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Iranians expect new president to address economic woes, inspire youth

Iranians expect their new president to address the economic issues weighing down the country and bring hope to younger generations as they head to the polls on June 28.

The death of President Ebrahim Raisi in a helicopter crash on May 19 is forcing the country to elect a new leader. At least 80 candidates, including four women, mostly conservatives, have applied to vie in the presidential election.

Among notable candidates are former parliament speaker Ali Larijani, former Secretary of the Supreme National Security Council Saeed Jalili, former President Mahmoud Ahmadinejad, parliament speaker Mohammad Bagher Ghalibaf, and former Vice President Eshaq Jahangiri.

While the Guardian Council, a body of 12 jurists, continues vetting for the final candidates, interest in the presidential election appears low.

Anadolu spoke with Iranian citizens about the elections and their expectations from the new president at some of Tehran's busiest areas, including Enghelab Square, Vali Asr, Jomhuri, and Palestine Streets. Most pointed out economic difficulties and unemployment as key issues.

"Give us hope"

Zeynab Pakzadeh, a student, said the country's human resources are not being utilized and that the situation for the youth is dire.

She added that many younger people aspire to move to other countries. "This is very bad for the youth. Give us hope to stay here and build our future in our homeland, not in another country."

Civil engineer Mustafa Kasimlu expects the new president to improve the country’s economic infrastructure, considering its human resources and potential.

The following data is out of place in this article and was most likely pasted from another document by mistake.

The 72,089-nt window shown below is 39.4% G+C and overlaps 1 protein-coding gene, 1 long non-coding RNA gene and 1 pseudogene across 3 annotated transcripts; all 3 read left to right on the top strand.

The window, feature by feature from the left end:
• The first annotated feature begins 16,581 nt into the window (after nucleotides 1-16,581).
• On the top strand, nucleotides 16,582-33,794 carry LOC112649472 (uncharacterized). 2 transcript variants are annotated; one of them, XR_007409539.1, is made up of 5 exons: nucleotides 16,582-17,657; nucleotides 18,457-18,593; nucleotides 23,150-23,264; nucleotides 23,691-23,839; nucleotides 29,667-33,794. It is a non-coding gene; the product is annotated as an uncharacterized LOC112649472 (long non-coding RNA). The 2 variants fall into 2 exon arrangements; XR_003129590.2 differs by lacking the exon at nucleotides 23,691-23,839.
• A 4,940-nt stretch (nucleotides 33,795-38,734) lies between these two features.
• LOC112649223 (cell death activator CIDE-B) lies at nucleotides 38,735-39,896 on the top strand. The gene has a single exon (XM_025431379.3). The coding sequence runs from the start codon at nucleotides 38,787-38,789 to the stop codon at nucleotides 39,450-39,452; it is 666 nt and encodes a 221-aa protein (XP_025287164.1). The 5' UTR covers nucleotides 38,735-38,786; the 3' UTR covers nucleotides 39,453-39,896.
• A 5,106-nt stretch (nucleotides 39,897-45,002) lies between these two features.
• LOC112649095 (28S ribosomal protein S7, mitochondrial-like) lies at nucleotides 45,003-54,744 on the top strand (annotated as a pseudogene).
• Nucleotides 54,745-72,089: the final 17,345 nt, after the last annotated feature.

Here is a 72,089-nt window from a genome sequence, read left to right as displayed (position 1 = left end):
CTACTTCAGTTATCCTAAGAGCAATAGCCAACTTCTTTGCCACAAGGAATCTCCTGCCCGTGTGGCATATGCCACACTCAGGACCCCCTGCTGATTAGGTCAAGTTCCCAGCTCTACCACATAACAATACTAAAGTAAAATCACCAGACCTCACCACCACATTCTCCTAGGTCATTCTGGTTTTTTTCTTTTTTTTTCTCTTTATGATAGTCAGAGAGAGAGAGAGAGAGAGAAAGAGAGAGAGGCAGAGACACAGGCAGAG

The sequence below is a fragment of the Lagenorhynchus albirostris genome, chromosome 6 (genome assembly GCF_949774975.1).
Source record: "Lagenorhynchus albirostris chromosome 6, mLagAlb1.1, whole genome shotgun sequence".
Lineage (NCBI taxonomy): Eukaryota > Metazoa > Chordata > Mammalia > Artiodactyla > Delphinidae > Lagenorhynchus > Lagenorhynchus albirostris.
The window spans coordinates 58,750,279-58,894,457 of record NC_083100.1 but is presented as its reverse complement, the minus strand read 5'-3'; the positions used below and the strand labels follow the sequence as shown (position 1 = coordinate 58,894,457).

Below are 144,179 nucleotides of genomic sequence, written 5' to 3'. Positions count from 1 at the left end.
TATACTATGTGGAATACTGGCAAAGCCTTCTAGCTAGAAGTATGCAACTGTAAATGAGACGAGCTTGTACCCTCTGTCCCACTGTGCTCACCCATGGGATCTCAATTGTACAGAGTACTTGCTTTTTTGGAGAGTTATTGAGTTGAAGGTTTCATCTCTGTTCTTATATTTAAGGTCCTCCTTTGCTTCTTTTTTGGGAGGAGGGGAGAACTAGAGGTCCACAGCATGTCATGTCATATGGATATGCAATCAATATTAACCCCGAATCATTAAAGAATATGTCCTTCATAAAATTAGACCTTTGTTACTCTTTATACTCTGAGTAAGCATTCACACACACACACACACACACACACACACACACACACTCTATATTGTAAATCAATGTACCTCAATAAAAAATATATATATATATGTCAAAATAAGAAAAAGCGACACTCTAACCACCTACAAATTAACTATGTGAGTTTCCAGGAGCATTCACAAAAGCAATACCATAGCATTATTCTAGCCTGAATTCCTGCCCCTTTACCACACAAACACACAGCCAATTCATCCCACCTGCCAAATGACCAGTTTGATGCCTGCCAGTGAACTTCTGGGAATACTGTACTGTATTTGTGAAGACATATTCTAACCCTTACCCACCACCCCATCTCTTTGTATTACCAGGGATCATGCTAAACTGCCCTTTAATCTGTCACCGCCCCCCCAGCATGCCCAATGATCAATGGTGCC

He underlined that Iran is one of the leading countries in the world in terms of oil and natural gas reserves. "Despite that, there are regions in the country lying in absolute deprivation," he said.

Tackle unemployment

Isa Muzafferi, a businessman who claimed to have gone bankrupt due to economic woes, said: "My expectation from our future president is to be a servant of the people, to curb inflation, find solutions to unemployment, and act according to laws and duties without forgetting God."

Shopkeeper Ali Haydari stressed the need to solve economic and security problems. "We expect the president to fix the economy and find solutions to unemployment.”

“Security is also important. For instance, there is no security in the lower parts of the city, but our main problem is the economy. We want the economy to improve,” he added.

A young woman who wished to remain anonymous also thought the country's biggest problems were inflation and unemployment. "Young people long for many things. They have neither income, capital, nor hope for life," she said.

Semira Shahmohammadi, a school teacher, said: "We expect our new president to make more efforts to solve the country's problems, focus on development, and youth unemployment.”

“Hopefully, the people will have a good future and prosperity," said Shahmohammadi.

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